Published on 10/07/10

Georgia summertime weather seeps into September

By Pam Knox

September was hot and dry in Georgia, with many locations setting daytime temperature records. Several locations had the hottest April-through-September period on record.

Rainfall across the state was very spotty. Severe drought returned to southeast Georgia, which missed the rainfall.

Temperatures were warmer than normal everywhere in Georgia. In Atlanta, the monthly average temperature was 78 degrees F (4.7 degrees above normal), in Athens 75.8 degrees (3.2 degrees above normal), Columbus 80.7 degrees (4.5 degrees above normal), Macon 77.4 degrees (2.9 degrees above normal), Savannah 79.4 degrees (2.5 degree above normal), Brunswick 80.7 degrees (2.6 degrees above normal), Alma 78.9 degrees (1.6 degrees above normal), Valdosta 80 degrees (3.3 degrees above normal) and Augusta 76.7 degrees (2.9 degrees above normal). Sweltering conditions set many new daytime temperature records. Atlanta set new records Sept. 11 with 96 degrees, breaking the old record of 95 degrees set on that date in 2002, and again Sept. 25 with 93 degrees, breaking the old record of 92 degrees set on that date in 1993.

Columbus broke daily highs Sept. 11 (99 degrees), Sept. 12 (98 degrees), Sept. 18 (98 degrees), Sept. 19 (97 degrees), Sept. 20 (98 degrees) and Sept. 21 (98 degrees), breaking records from the 1990s and 2002 by 1 to 3 degrees.

Brunswick also set daytime high records Sept. 9 (98 degrees), Sept. 10 (97 degrees), Sept. 11 (98 degrees) and Sept. 20 (97 degrees). Daytime high temperature records were tied at many other locations across the state.

Several airport locations recorded their warmest April through September ever, including Savannah, Athens and Columbus. Columbus had its warmest and Atlanta had its second warmest September ever due to the very warm daytime temperatures. Atlanta reported the second highest number of days above 90 degrees after the notorious summer of 1980. (The old second-place record was 84 days above 90 degrees set in the summer of 1954.)

Many areas experienced extended dry spells punctuated by a few heavy rainfalls. Generally, the central part of the state was the wettest with above-average rainfall. Border regions were well below normal, particularly the southeastern coast.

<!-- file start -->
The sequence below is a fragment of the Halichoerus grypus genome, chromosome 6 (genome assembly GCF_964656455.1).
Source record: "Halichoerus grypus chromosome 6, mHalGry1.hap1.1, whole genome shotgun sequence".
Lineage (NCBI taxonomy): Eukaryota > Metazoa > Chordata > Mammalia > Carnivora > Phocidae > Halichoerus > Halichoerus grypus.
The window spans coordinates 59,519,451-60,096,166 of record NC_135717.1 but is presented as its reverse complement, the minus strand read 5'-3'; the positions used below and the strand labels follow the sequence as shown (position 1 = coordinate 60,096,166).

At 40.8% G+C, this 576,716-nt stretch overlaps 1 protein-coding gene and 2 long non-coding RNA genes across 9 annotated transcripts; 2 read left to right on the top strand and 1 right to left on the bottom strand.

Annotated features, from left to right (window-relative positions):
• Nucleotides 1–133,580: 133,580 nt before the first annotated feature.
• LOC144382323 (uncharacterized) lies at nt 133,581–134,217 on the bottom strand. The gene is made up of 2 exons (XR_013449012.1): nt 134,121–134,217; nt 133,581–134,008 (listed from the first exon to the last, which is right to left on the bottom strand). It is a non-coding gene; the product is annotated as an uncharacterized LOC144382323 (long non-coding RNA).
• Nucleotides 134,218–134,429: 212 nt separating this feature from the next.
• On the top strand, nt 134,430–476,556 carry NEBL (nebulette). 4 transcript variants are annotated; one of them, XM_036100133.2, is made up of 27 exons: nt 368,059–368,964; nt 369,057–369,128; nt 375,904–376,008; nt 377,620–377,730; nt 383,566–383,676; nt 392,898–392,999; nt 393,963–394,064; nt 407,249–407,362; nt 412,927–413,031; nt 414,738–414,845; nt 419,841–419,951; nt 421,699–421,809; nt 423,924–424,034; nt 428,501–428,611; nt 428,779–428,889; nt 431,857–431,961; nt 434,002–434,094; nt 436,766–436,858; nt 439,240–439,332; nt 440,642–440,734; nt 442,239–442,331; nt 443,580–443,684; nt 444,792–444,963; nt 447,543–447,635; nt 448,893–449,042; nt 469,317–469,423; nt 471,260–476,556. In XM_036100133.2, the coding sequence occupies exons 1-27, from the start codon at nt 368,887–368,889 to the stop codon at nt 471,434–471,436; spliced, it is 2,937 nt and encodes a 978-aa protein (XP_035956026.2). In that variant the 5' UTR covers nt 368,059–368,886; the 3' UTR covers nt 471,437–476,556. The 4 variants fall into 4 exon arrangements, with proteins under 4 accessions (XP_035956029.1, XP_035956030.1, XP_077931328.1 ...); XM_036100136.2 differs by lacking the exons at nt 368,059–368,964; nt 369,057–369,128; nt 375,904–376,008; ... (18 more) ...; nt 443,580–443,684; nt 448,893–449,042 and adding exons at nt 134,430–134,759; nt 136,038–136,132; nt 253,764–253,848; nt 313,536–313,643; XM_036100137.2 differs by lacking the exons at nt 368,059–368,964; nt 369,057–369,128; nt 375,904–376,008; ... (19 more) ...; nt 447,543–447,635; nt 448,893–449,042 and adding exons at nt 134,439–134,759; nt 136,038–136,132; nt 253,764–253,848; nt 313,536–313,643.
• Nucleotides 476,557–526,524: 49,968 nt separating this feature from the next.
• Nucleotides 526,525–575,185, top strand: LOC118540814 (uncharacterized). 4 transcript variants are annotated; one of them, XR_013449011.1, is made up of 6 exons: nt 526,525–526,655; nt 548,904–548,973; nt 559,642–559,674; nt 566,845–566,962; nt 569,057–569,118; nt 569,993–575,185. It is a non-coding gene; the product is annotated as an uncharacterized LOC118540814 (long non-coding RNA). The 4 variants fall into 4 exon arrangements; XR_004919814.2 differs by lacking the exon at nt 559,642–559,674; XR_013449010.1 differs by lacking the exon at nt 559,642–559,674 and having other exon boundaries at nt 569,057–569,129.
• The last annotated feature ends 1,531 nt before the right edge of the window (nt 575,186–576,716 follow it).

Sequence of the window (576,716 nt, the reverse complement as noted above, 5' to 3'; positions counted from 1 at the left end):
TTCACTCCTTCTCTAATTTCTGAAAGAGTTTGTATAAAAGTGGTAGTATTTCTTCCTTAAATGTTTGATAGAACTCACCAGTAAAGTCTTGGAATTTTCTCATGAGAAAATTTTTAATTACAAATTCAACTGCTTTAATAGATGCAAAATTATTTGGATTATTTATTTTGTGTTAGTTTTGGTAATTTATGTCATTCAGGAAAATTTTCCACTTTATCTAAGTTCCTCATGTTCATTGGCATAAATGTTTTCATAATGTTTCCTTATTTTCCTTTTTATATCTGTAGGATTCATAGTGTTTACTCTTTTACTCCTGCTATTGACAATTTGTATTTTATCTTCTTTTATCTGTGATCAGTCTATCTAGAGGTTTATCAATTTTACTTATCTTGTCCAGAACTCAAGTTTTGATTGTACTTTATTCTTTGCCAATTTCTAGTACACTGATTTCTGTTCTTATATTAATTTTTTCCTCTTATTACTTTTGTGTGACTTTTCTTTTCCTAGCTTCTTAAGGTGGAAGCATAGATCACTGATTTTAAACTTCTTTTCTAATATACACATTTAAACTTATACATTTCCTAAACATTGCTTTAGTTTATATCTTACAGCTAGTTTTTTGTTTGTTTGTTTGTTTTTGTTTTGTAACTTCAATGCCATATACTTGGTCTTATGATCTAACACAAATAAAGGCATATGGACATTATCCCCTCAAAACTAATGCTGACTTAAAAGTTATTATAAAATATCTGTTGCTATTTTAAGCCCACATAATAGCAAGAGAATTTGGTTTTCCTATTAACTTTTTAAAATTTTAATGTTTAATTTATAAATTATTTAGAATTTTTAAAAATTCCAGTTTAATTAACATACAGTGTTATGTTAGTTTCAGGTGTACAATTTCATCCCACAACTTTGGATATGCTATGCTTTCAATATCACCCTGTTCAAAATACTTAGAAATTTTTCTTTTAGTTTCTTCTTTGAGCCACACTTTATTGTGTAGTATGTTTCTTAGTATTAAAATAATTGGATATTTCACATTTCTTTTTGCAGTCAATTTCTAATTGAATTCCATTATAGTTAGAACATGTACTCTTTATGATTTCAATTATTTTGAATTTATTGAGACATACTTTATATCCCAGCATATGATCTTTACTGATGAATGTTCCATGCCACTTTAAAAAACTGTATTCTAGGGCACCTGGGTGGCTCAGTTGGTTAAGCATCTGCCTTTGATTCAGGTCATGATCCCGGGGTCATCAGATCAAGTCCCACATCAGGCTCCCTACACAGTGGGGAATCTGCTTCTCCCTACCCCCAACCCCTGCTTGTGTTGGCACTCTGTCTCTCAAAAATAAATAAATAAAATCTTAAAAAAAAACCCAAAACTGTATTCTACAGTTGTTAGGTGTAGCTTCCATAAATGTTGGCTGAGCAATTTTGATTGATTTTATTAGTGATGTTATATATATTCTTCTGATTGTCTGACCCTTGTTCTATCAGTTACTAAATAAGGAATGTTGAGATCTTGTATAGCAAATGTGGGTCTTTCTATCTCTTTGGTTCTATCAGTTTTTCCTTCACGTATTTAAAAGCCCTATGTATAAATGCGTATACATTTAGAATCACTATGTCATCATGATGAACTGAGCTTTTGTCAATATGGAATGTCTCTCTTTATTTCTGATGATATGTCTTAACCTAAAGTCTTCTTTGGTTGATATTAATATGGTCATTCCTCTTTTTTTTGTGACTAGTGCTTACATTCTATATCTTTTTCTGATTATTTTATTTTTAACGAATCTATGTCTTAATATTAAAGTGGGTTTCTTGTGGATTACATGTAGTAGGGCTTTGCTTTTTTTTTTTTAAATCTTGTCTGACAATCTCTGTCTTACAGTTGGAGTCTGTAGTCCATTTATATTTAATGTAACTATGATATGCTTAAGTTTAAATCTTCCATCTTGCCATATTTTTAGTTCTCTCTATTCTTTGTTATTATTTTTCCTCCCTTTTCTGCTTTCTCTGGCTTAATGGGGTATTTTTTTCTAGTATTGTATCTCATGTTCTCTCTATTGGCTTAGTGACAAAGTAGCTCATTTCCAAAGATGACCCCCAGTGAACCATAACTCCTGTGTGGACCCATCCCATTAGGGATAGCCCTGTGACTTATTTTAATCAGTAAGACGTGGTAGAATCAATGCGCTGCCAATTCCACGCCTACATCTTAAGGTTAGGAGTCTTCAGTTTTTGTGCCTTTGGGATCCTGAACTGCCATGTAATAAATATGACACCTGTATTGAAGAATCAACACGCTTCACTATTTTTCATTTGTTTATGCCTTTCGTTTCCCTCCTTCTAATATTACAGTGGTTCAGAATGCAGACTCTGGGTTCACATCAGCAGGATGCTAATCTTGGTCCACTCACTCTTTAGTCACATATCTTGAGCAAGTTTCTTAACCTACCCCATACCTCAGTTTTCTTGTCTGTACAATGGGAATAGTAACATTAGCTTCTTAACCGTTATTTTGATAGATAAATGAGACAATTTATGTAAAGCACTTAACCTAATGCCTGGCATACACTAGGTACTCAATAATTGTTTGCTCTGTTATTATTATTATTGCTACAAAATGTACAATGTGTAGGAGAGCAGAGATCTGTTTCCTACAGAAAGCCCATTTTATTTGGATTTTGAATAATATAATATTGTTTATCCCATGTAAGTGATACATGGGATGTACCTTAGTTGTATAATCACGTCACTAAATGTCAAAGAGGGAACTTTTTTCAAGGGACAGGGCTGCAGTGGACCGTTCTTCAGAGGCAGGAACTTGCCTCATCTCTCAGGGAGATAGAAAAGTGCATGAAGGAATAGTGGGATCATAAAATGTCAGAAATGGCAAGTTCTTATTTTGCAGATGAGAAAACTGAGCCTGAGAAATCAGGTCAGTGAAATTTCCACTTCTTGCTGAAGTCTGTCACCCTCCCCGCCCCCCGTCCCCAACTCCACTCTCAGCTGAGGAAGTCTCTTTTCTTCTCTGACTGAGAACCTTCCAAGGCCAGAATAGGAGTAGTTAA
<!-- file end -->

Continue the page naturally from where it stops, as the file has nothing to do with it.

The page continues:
The highest monthly total from National Weather Service reporting stations was 7.32 inches in Valdosta (3.52 inches above normal). The lowest was in Brunswick at 1.47 inches (4.77 inches below normal). Athens received 5.35 inches (1.82 inches above normal), Alma 3.31 inches (.03 inch below normal), Atlanta 1.60 inches (2.49 inches below normal), Columbus 3.17 inches (.10 inches above normal), Macon 5.45 inches (1.82 inches above normal), Savannah 3.01 inches (2.07 inches below normal) and Augusta 1.89 inches (1.70 inches below normal).

Columbus got 1.85 inches of rain Sept. 26, breaking the old record of 1.55 inches for that date in 1953.

The highest single-day rainfall from Community Collaborative Rain, Hail and Snow Network stations was 6.33 inches reported in Lexington, Oglethorpe County, Sept. 27. An observer in Taylor County received 6.07 inches on that date. The highest monthly rainfall total from the network was 9.57 inches at the Lexington site, followed by 9.06 inches in Oglethorpe County and 9.04 inches in Lowndes County.

Scattered wind damage hit somewhere in Georgia on three days during the month. Moderate-sized hail was reported at several locations in northern Georgia Sept. 27, including golf ball-sized hail in Fulton County. No tornadoes were reported.

The dry conditions affected the development of peanuts across Georgia in non-irrigated fields, leading producers to harvest early. Pastures were severely affected by the lack of rain.

Pam Knox is the director of the UGA Weather Network and serves as an agricultural climatologist with the Department of Crop and Soil Sciences.

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